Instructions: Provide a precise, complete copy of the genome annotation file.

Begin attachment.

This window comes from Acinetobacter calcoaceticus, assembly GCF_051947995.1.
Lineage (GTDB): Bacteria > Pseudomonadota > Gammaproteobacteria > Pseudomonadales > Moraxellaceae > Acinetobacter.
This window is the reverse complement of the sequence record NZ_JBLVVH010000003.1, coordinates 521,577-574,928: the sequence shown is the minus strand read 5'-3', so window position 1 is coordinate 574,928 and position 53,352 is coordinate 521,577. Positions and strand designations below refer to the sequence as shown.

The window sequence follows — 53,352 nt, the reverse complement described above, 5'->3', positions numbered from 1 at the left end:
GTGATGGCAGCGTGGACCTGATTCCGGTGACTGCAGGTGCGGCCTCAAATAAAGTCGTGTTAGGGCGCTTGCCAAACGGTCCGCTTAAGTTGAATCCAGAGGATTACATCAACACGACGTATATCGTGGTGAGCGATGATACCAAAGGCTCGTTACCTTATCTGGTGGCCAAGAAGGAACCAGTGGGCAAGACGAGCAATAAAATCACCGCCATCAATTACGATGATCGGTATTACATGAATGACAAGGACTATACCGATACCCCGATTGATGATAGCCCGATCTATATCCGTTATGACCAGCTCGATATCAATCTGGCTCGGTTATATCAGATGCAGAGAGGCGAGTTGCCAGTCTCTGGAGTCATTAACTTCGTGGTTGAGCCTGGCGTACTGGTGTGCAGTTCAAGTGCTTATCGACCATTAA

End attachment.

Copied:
This window comes from Acinetobacter calcoaceticus, assembly GCF_051947995.1.
Lineage (GTDB): Bacteria > Pseudomonadota > Gammaproteobacteria > Pseudomonadales > Moraxellaceae > Acinetobacter.
This window is the reverse complement of the sequence record NZ_JBLVVH010000003.1, coordinates 521,577-574,928: the sequence shown is the minus strand read 5'-3', so window position 1 is coordinate 574,928 and position 53,352 is coordinate 521,577. Positions and strand designations below refer to the sequence as shown.

The window sequence follows — 53,352 nt, the reverse complement described above, 5'->3', positions numbered from 1 at the left end:
GTGATGGCAGCGTGGACCTGATTCCGGTGACTGCAGGTGCGGCCTCAAATAAAGTCGTGTTAGGGCGCTTGCCAAACGGTCCGCTTAAGTTGAATCCAGAGGATTACATCAACACGACGTATATCGTGGTGAGCGATGATACCAAAGGCTCGTTACCTTATCTGGTGGCCAAGAAGGAACCAGTGGGCAAGACGAGCAATAAAATCACCGCCATCAATTACGATGATCGGTATTACATGAATGACAAGGACTATACCGATACCCCGATTGATGATAGCCCGATCTATATCCGTTATGACCAGCTCGATATCAATCTGGCTCGGTTATATCAGATGCAGAGAGGCGAGTTGCCAGTCTCTGGAGTCATTAACTTCGTGGTTGAGCCTGGCGTACTGGTGTGCAGTTCAAGTGCTTATCGACCATTAA